For saving space and soil, this method also has several
other benefits, including no soil-borne diseases, no
weeds to pull and no soil to till, run-of-the-mill side
benefits of soil-less gardening.


It’s all about marketing. That’s what local growers say about hydroponic gardening. In a time when water and fertile lands to farm are scarce, hydroponic or soilless gardening is considered as a some kind of mana form heaven. Where before farmers where completely at the mercy of the seasons, now they can grow crops throughout the year and yield good harvests no matter the season. That is most direct effect of hydroponics. The possibility that plants could survive and grow without soil as the nutrient source was first described historically by Woodward in 1699, though the technique has been in practice since the time of the Hanging Gardens of Babylon.
However, it was only in the 1840s when the principle was applied in modern agriculture. Researchers discovered that by developing a formula containing all the essential nutrients that plants need for growth – nitrogen, phosphorous, potassium, carbon dioxide, and hydrogen dioxide (H20) – the need for soil in growing them may be completely eliminated. Adopting this idea, a number of German botanists soon developed the basic nutrient formulas and growing techniques which are in use today. With hydroponic gardening, the growing of crops requires as little as 10% as much land as regular farming, and less than 10% as much water. And sometimes, the water used may be even dramatically lessened further if the water is recirculated.

One key advantage of hydroponic gardening is that the produce is less affected by insects thriving in soil or diseases caused by soil microorganisms. This, of course, means that farmers are less inclined to use insecticide to keep these pests away. The overall result therefore is that you have yourself crops that do not carry traces of insecticide, and can be picked ripe just before eating so preservatives are not required. Produce such as broccoli, cabbage, celery, chard, cucumbers, eggplant, flowers, grapes, lettuce, melons, onions, peppers, pole beans, radishes, strawberries, and tomatoes have been grown hydroponically.Another attractive feature of hydroponic gardening is water economy. In arid areas, where precious water must be re-circulated, hydroponic systems may help improve harvest yields. A large volume of hydroponic food can be grown rapidly in a small area. In fact, it has been reported that four heads of lettuce can be raised in the same amount of space required to grown one head of field lettuce. There are various techniques to hydroponic gardening. In water culture, the roots of the plants are held in a large waterproof tank.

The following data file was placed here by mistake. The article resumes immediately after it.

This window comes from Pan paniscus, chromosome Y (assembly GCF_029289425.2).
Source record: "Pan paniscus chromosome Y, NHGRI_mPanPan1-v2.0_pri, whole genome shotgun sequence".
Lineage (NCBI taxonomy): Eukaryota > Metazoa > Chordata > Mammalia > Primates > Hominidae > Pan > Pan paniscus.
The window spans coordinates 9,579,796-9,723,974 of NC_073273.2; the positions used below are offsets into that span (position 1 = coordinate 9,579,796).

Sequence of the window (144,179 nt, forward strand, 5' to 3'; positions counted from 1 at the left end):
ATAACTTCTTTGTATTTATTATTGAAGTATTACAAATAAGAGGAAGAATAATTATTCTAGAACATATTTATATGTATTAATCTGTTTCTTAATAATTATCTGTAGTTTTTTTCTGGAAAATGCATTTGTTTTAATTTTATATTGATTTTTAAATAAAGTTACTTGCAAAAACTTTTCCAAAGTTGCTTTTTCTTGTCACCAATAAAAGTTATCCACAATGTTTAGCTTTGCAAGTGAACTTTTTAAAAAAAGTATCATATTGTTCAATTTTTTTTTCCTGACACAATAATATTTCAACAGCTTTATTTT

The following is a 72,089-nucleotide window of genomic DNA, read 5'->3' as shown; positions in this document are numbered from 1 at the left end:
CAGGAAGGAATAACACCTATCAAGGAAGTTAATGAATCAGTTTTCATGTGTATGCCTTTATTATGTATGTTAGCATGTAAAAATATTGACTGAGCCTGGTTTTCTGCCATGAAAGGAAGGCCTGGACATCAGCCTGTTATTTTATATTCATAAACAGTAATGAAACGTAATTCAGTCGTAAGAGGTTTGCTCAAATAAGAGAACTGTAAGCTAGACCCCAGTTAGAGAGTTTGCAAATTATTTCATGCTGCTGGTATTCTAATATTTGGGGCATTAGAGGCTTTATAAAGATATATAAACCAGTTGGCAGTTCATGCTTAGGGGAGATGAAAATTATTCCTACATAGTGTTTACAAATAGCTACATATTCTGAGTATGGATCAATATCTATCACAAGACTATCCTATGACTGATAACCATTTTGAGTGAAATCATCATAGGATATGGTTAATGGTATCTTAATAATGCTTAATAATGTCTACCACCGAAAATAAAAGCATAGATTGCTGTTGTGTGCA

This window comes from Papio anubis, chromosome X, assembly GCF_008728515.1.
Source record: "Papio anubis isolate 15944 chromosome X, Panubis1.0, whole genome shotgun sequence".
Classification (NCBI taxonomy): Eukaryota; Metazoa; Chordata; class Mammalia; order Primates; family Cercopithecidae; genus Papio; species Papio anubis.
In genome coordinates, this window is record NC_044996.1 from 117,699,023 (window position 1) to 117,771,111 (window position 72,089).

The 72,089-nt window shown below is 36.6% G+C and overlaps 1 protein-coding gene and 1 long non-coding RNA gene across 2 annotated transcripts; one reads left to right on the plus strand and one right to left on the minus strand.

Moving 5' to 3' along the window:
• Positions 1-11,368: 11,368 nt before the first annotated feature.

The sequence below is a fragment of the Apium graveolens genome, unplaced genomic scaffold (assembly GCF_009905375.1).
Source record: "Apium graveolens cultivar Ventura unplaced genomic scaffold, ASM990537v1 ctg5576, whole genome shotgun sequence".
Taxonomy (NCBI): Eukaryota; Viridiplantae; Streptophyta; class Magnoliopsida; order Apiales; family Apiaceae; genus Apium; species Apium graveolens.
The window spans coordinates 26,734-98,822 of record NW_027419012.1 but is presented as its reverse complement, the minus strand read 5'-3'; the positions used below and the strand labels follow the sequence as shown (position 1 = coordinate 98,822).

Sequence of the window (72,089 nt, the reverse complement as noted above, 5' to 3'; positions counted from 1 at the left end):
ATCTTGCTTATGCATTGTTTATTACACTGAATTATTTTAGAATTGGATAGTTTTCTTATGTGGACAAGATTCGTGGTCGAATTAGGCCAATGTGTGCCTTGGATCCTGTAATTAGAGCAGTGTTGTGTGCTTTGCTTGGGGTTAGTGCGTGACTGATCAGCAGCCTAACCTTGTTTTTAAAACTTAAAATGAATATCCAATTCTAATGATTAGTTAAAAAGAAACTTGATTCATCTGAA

The plants are supported by mesh or string, and they get their food from the nutrient formula contained in the tank.Another form of hydroponics is gravel culture. Considered a more costly system to install and maintain, gravel culture involves a waterproof bench which is filled with inert pea-sized gravel. These are used to support the roots f the plants. Then, a solution containing all the essential nutrients required by the plant is pumped into the gravel from a holding tank. When the bench is full of the solution, the pump is turned off and the solution drains back to the holding tank.The solutions for both systems are replenished periodically. And for lighting, a number of grow light devices are available used to automate lighting for plants.


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